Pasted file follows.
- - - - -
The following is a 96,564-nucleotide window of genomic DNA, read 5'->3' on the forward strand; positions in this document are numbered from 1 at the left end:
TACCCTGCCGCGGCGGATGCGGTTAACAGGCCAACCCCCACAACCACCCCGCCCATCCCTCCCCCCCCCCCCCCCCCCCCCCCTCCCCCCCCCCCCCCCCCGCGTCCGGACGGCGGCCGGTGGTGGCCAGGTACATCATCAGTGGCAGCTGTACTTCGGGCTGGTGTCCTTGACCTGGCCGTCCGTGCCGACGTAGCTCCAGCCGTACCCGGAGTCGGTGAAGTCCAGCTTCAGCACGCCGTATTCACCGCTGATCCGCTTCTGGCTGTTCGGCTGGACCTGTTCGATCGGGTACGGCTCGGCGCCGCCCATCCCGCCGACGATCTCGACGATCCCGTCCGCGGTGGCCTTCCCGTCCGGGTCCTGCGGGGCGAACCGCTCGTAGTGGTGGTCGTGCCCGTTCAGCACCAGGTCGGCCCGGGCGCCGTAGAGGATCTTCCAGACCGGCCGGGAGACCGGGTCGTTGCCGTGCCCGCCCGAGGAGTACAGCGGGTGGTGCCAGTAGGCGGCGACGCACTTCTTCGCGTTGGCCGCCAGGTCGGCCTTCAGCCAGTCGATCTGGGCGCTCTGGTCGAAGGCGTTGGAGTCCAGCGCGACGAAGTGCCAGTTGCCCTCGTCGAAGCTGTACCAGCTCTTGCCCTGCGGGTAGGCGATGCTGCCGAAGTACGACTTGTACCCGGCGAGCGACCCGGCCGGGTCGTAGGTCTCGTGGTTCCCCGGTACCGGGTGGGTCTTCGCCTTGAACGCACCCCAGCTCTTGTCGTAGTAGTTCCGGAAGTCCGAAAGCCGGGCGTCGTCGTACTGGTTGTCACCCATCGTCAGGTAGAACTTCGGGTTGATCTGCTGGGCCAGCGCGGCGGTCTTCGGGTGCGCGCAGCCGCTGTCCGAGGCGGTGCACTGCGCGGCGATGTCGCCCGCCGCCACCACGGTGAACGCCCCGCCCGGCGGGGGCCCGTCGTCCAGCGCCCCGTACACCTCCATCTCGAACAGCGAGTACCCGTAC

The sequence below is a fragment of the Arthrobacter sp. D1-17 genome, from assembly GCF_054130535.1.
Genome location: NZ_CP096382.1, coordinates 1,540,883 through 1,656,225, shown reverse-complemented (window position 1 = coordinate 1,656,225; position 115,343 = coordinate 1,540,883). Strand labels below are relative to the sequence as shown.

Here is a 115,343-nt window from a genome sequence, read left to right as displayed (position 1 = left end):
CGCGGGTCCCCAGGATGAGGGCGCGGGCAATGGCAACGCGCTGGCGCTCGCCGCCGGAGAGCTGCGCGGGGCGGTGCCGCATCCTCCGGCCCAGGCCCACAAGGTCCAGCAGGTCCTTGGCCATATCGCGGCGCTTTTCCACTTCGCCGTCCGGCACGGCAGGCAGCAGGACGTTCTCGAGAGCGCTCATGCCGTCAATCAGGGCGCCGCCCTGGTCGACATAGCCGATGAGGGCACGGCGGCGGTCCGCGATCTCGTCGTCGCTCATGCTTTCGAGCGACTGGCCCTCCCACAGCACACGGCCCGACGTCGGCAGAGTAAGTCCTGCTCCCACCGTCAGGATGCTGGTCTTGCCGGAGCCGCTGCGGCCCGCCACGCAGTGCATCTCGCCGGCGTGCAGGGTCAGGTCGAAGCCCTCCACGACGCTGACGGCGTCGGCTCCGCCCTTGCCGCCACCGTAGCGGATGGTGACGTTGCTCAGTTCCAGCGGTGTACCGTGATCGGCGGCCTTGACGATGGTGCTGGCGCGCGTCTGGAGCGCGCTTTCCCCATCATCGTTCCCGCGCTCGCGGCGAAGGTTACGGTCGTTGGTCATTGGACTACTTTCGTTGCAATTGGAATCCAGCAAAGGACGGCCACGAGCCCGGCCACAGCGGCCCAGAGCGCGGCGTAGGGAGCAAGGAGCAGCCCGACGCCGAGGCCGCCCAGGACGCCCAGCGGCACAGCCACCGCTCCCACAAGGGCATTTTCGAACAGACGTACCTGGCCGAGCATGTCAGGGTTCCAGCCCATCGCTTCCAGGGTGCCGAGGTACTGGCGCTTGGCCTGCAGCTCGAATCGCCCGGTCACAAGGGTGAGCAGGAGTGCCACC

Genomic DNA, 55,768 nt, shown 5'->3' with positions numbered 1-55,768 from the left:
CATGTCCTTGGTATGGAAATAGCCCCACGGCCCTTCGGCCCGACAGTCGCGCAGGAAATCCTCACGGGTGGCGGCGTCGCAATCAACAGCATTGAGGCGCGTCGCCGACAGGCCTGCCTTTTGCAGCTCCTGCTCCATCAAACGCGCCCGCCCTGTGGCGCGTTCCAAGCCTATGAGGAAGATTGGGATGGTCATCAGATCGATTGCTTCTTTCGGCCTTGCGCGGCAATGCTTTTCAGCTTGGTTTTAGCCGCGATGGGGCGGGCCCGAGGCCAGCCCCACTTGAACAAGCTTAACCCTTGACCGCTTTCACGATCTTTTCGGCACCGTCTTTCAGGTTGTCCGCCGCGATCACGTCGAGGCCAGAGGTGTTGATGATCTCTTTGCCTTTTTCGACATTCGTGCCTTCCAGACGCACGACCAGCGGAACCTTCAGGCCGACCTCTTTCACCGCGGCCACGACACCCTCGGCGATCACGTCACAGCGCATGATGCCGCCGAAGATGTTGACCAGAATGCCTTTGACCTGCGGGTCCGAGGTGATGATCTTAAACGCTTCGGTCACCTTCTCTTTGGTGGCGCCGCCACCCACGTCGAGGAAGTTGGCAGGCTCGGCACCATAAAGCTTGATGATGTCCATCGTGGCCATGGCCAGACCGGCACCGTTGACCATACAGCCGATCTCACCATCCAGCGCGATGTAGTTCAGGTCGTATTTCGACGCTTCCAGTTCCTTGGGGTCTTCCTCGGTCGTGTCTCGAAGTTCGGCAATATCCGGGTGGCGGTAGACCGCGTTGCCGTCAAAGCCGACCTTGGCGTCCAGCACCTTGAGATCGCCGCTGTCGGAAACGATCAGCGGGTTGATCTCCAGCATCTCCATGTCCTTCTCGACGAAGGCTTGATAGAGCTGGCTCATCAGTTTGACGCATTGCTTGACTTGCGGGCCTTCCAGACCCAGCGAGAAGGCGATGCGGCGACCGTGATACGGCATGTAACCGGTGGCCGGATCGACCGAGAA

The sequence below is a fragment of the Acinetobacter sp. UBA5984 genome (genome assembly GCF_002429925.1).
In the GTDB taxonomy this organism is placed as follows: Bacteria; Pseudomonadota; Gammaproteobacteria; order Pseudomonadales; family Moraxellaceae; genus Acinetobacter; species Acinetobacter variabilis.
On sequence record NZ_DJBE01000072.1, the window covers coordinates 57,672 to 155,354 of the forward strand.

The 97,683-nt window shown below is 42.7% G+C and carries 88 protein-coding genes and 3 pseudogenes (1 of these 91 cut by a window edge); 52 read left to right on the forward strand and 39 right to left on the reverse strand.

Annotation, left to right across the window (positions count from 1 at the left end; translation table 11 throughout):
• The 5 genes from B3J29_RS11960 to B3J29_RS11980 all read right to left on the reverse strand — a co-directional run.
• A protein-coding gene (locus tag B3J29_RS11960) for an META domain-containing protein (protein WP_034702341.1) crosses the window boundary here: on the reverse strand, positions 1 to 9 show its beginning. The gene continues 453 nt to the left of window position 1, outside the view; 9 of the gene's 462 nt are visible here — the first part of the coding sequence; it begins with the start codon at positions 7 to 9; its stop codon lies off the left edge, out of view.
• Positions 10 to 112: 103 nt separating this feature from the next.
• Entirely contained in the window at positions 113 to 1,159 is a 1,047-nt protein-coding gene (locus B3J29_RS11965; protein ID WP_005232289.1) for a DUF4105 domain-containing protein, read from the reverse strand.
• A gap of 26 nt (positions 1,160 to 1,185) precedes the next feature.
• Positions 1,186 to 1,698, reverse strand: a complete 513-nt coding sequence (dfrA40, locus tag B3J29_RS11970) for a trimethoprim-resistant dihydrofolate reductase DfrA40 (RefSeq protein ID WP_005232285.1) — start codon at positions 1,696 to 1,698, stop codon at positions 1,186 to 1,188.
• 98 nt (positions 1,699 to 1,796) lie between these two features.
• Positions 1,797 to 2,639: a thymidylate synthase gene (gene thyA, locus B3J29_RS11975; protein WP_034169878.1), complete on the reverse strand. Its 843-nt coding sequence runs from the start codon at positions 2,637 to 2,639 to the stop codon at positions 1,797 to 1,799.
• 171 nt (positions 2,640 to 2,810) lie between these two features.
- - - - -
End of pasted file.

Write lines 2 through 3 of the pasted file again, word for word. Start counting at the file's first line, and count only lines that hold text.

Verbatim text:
TACCCTGCCGCGGCGGATGCGGTTAACAGGCCAACCCCCACAACCACCCCGCCCATCCCTCCCCCCCCCCCCCCCCCCCCCCCTCCCCCCCCCCCCCCCCCGCGTCCGGACGGCGGCCGGTGGTGGCCAGGTACATCATCAGTGGCAGCTGTACTTCGGGCTGGTGTCCTTGACCTGGCCGTCCGTGCCGACGTAGCTCCAGCCGTACCCGGAGTCGGTGAAGTCCAGCTTCAGCACGCCGTATTCACCGCTGATCCGCTTCTGGCTGTTCGGCTGGACCTGTTCGATCGGGTACGGCTCGGCGCCGCCCATCCCGCCGACGATCTCGACGATCCCGTCCGCGGTGGCCTTCCCGTCCGGGTCCTGCGGGGCGAACCGCTCGTAGTGGTGGTCGTGCCCGTTCAGCACCAGGTCGGCCCGGGCGCCGTAGAGGATCTTCCAGACCGGCCGGGAGACCGGGTCGTTGCCGTGCCCGCCCGAGGAGTACAGCGGGTGGTGCCAGTAGGCGGCGACGCACTTCTTCGCGTTGGCCGCCAGGTCGGCCTTCAGCCAGTCGATCTGGGCGCTCTGGTCGAAGGCGTTGGAGTCCAGCGCGACGAAGTGCCAGTTGCCCTCGTCGAAGCTGTACCAGCTCTTGCCCTGCGGGTAGGCGATGCTGCCGAAGTACGACTTGTACCCGGCGAGCGACCCGGCCGGGTCGTAGGTCTCGTGGTTCCCCGGTACCGGGTGGGTCTTCGCCTTGAACGCACCCCAGCTCTTGTCGTAGTAGTTCCGGAAGTCCGAAAGCCGGGCGTCGTCGTACTGGTTGTCACCCATCGTCAGGTAGAACTTCGGGTTGATCTGCTGGGCCAGCGCGGCGGTCTTCGGGTGCGCGCAGCCGCTGTCCGAGGCGGTGCACTGCGCGGCGATGTCGCCCGCCGCCACCACGGTGAACGCCCCGCCCGGCGGGGGCCCGTCGTCCAGCGCCCCGTACACCTCCATCTCGAACAGCGAGTACCCGTAC

The sequence below is a fragment of the Arthrobacter sp. D1-17 genome, from assembly GCF_054130535.1.